Recommendations for prevention and control of influenza in children, 2021-2022

Yvonne A. Maldonado, Sean T. O'Leary, Monica I. Ardura, Ritu Banerjee, Kristina A. Bryant, James D. Campbell, Mary T. Caserta, Chandy C. John, Jeffrey S. Gerber, Athena P. Kourtis, Adam J. Ratner, Jose R. Romero, Samir S. Shah, Kenneth M. Zangwill, Dawn Nolt, Flor M. Munoz, Ruth Lynfield, William J. Steinbach, Theoklis E. Zaoutis

Research output: Contribution to journalArticlepeer-review

6 Scopus citations


This statement updates the recommendations of the American Academy of Pediatrics for the routine use of influenza vaccine and antiviral medications in the prevention and treatment of influenza in children during the 2021-2022 influenza season. A detailed review of the evidence supporting these recommendations is published in the accompanying technical report.1 The American Academy of Pediatrics recommends annual influenza immunization of all children without medical contraindications, starting at 6 months of age. Influenza vaccination is an important intervention to protect vulnerable populations and reduce the burden of respiratory illnesses during circulation of severe acute respiratory syndrome coronavirus 2, which is expected to continue during the 2021-2022 influenza season. Any licensed, recommended, ageappropriate vaccine available can be administered, without preference for one product or formulation over another. Antiviral treatment of influenza with any licensed, recommended, age-appropriate influenza antiviral medication is recommended for children with suspected or confirmed influenza who are hospitalized, have severe or progressive disease, or have underlying conditions that increase their risk of complications of influenza. Antiviral treatment may be considered for any previously healthy, symptomatic outpatient not at high risk for influenza complications, in whom an influenza diagnosis is confirmed or suspected, if treatment can be initiated within 48 hours of illness onset and for children whose siblings or household contacts either are younger than 6 months or have a high-risk condition that predisposes them to complications of influenza.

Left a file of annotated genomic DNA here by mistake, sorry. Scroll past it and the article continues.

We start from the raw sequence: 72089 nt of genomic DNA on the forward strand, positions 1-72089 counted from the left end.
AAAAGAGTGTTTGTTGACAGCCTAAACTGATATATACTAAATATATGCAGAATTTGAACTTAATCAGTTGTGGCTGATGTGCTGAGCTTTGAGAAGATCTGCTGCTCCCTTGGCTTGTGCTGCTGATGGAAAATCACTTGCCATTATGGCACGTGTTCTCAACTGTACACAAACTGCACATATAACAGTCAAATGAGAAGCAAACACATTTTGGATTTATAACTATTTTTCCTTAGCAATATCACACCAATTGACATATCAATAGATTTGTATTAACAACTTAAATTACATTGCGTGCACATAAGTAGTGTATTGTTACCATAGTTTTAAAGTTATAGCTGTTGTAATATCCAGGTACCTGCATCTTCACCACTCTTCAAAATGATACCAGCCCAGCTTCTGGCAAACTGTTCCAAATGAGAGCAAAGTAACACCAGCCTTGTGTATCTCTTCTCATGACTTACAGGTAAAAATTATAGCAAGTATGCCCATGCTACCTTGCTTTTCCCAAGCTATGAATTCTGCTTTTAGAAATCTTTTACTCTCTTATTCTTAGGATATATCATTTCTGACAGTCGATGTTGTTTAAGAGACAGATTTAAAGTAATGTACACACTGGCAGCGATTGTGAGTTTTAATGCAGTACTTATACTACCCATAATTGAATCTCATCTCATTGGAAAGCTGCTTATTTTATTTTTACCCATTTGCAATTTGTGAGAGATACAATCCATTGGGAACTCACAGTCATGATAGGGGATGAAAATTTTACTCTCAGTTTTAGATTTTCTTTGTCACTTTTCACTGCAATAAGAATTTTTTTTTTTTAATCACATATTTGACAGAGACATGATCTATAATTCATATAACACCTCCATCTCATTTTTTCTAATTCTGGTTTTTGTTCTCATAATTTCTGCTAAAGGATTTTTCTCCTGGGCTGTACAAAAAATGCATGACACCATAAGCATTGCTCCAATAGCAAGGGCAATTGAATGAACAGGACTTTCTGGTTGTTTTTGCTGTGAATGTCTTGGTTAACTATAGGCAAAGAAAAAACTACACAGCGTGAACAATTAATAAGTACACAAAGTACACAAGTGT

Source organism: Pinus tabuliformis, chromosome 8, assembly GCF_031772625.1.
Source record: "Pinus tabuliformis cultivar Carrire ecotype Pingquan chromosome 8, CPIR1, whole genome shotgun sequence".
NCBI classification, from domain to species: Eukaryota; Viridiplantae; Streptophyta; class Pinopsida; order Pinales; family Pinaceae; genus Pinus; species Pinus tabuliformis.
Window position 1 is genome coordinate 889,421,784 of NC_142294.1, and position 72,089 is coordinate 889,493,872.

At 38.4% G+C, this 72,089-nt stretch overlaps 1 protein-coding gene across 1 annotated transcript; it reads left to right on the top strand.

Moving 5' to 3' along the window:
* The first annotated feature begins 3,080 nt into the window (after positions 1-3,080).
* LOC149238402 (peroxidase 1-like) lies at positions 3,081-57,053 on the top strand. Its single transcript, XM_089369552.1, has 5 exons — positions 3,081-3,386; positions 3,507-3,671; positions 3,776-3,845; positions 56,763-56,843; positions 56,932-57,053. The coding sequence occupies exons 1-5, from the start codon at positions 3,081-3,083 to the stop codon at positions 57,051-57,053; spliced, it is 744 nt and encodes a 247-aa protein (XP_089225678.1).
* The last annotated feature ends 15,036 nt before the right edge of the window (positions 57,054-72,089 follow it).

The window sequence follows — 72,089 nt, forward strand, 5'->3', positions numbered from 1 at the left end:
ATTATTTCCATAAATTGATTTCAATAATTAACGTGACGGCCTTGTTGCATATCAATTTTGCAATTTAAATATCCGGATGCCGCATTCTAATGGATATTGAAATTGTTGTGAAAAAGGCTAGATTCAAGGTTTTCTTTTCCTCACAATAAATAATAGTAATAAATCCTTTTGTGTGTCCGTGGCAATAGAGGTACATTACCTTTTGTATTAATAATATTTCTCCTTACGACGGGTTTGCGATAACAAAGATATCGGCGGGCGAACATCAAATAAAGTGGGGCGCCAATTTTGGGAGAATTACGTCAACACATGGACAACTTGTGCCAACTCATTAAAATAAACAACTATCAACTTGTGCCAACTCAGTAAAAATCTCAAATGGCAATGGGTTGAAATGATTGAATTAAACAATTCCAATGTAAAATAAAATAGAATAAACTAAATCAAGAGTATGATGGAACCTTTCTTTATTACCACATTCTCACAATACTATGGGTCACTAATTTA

Original languageEnglish (US)
Article numbere2021053744
Issue number4
StatePublished - Oct 1 2021

ASJC Scopus subject areas

  • Pediatrics, Perinatology, and Child Health


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